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How to Stay Sane, Fed and Monumentally Entertained at New York Comic-Con

How to Stay Sane, Fed and Monumentally Entertained at New York Comic-Con: Mike Coppola / Getty

Mike Coppola / Getty

For legions of comic book and superhero aficionados, New York Comic Con is a steadfast October tradition. Since it first emerged in one quickly overstuffed wing of the Jacob Javits Center in early 2006, the event now swallows up not only the Javits, but in the last two years spilled over into the nearby famed Hammerstein Ballroom and now the Theater at Madison Square Garden. Attendance has ballooned to the point where some say it rivals San Diego, the king of all Comic Cons. The simple truth: This is one massive geek throng.

Given that you might spend this weekend swimming in a sea of fellow fans, consider this both your preview and survival guide to the Con.

NYCC has seen its star power rising in recent years, and this year there will be plenty of Hollywood names coming in to premiere footage from and talk about their latest blockbusters: Keanu Reeves with John Wick: Chapter 2 and Matt Damon with The Great Wall (Saturday afternoon), Kate Beckinsale and Theo James with Underworld: Blood Wars and Milla Jovovich and Ali Larter with Resident Evil: The Final Chapter (both on Friday afternoon), and Andy Serkis and Meet Reeves with War For The Planet Of The Apes (Serkis Q&A today).

On the TV side, highlights include Guillermo del Toro and Ron Perlman with Trollhunters on Saturday afternoon, and the annual tradition of The Walking Dead cast and creator panel on Saturday late afternoon. Cast presentations of new and established shows include—let’s take a deep breath—Timeless, Once Upon A Time, 24: Legacy, The Magicians, Iron Fist, Westworld, Son Of Zorn, Outsiders, Doctor Who, Wynonna Earp, Stan Against Evil, Comic Book Men, StarTalk (with Neil deGrasse Tyson), Salem, Archer, Lost Girl, YouTube hit Carmilla and an Amazon Prime Video presentation featuring producer Gale Ann Hurd.

Celebrity events aside, there are panels about actual comics and books, meet-ups and parties, video game demos, anime screenings, artist and writer signings, toy exclusives, T-shirt and other merch sales and bins and bins of vintage comics, many at discounted prices if you know where to look. (Bring your list and do a little price comparison on the floor before buying.) Major and indie comics players will have booths too: everyone from Marvel, DC and Image to IDW, Dark Horse and Boom! And let’s not forget the hordes of colorful cosplayers roaming the aisles.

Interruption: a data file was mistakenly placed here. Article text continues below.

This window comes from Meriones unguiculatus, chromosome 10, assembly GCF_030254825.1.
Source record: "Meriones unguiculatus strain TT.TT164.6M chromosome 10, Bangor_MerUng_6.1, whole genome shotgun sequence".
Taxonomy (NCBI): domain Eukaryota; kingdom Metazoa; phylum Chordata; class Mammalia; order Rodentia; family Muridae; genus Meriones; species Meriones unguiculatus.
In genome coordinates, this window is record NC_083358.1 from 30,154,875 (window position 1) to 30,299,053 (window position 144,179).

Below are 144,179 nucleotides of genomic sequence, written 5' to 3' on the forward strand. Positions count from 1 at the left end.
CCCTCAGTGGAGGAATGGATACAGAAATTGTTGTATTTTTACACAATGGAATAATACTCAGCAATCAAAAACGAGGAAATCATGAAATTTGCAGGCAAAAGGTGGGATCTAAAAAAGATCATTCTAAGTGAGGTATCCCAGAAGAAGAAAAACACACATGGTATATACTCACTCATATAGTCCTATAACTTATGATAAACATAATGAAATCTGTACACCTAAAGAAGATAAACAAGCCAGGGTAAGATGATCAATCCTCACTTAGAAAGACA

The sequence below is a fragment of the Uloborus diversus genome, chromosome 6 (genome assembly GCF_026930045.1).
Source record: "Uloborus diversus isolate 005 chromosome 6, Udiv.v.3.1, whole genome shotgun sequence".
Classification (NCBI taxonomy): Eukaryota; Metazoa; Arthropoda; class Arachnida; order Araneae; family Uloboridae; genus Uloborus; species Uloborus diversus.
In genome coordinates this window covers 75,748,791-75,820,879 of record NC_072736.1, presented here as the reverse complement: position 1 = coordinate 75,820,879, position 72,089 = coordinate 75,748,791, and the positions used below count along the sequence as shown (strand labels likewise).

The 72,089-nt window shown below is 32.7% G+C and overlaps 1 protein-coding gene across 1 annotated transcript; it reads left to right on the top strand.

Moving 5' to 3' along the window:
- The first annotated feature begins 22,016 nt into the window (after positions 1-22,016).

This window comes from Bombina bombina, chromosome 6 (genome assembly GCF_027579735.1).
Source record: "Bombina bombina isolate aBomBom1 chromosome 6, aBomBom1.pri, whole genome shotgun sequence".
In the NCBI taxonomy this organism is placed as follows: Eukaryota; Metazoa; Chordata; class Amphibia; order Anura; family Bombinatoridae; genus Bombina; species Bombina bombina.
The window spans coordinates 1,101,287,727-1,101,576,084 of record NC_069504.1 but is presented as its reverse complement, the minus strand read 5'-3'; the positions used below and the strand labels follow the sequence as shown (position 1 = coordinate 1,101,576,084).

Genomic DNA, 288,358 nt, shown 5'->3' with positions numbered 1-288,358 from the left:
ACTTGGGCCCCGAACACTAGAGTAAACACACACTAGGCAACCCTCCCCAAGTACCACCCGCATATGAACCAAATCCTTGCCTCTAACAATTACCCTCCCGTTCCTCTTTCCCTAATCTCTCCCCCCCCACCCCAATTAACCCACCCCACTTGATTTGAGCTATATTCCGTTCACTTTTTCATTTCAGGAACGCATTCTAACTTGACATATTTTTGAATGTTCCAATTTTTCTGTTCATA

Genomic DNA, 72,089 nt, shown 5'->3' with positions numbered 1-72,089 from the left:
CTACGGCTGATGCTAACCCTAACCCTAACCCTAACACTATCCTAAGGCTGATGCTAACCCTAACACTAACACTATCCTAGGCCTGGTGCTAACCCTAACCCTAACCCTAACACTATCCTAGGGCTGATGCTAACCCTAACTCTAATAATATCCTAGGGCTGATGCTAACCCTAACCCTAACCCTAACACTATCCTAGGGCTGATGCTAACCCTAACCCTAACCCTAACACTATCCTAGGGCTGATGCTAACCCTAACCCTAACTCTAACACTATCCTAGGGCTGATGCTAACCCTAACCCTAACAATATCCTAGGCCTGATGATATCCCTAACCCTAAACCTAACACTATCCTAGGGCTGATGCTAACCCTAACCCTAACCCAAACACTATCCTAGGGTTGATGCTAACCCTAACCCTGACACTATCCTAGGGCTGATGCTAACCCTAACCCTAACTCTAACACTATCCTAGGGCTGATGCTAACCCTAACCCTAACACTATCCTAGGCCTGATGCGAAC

There also are some milestones for NYCC 2016. BookCon debuts through the event. It’s the 75th anniversary of both Wonder Woman and Archie Comics. And Marvel Comics icon Stan Lee will be making his final New York Comic Con appearance this year.

Then there are the lines. Long, long lines. Because of the plethora of activity, NYCC can be both a rapturous experience and an exasperating endurance test. Walking the main floor on the weekend can feel like driving through a human traffic jam, so it’s wise to space things out and work out a shrewd game plan.

Give yourself 10 to 15 minutes to get anywhere. If you’re like me, a fast-moving New Yorker who seeks the quickest short cut through any crowd, like skimming through bike lanes on the street, those tactics won’t work here. That army of Deadpools in front of you aren’t going to let you brush through them because it’s possible they may be going to the same place too. Make sure you map out where you want to go and estimate how long it will take to arrive. Also realize that you have to prioritize what you want to do and leave some things as secondary options.

The big panels in the Javits Center itself have increasingly required an advance ticket. In other words, you need to wait in line to get a ticket so you can wait in another line later to go to a panel. Find out what you might need to do ahead of time so you’re not blindsided and shut out of something you really want to go to. Make sure you get there a half hour early and nab a good spot in line. The same could be said of celebrity signings and photo ops (the latter can be pre-ordered). Learn when they are happening and get there as soon as you can for the big guns.

Artist Alley is a great place to meet famed comic book illustrators and possibly hire them to do a commissioned piece. If you want to get a piece done, get there early in the day. Many artists are very receptive to doing commissioned work, but their plate can get full fast, so try to position yourself for a better chance at a slot.

Finally, let’s not forget about actual sustenance. The snaking lines downstairs for the fast food fare can kill a lot of time, and I’m not sure the food is all that great. You’re better off going to a hot dog vendor a block from the Javits (the ones right by there will charge more), or simply finding a diner or fast food outlet nearby. This tactic might not necessarily save a lot of time, but the chow will likely be better and you’ll get some fresh air before diving back into the fray.

As ever, NYCC 2016 promises to be a gloriously fun clusterfuck that will overwhelm your senses and delight your geeky side. Just remember: organization, time management, and reasonable expectations will make it a more enjoyable Con. You can’t do everything, but you can make the most of your time. It’s going to be a wild ride. Suit up. contributor Bryan Reesman is still perfecting the science of Comic Con navigation. His first book, Bon Jovi: The Story, comes out November 1.

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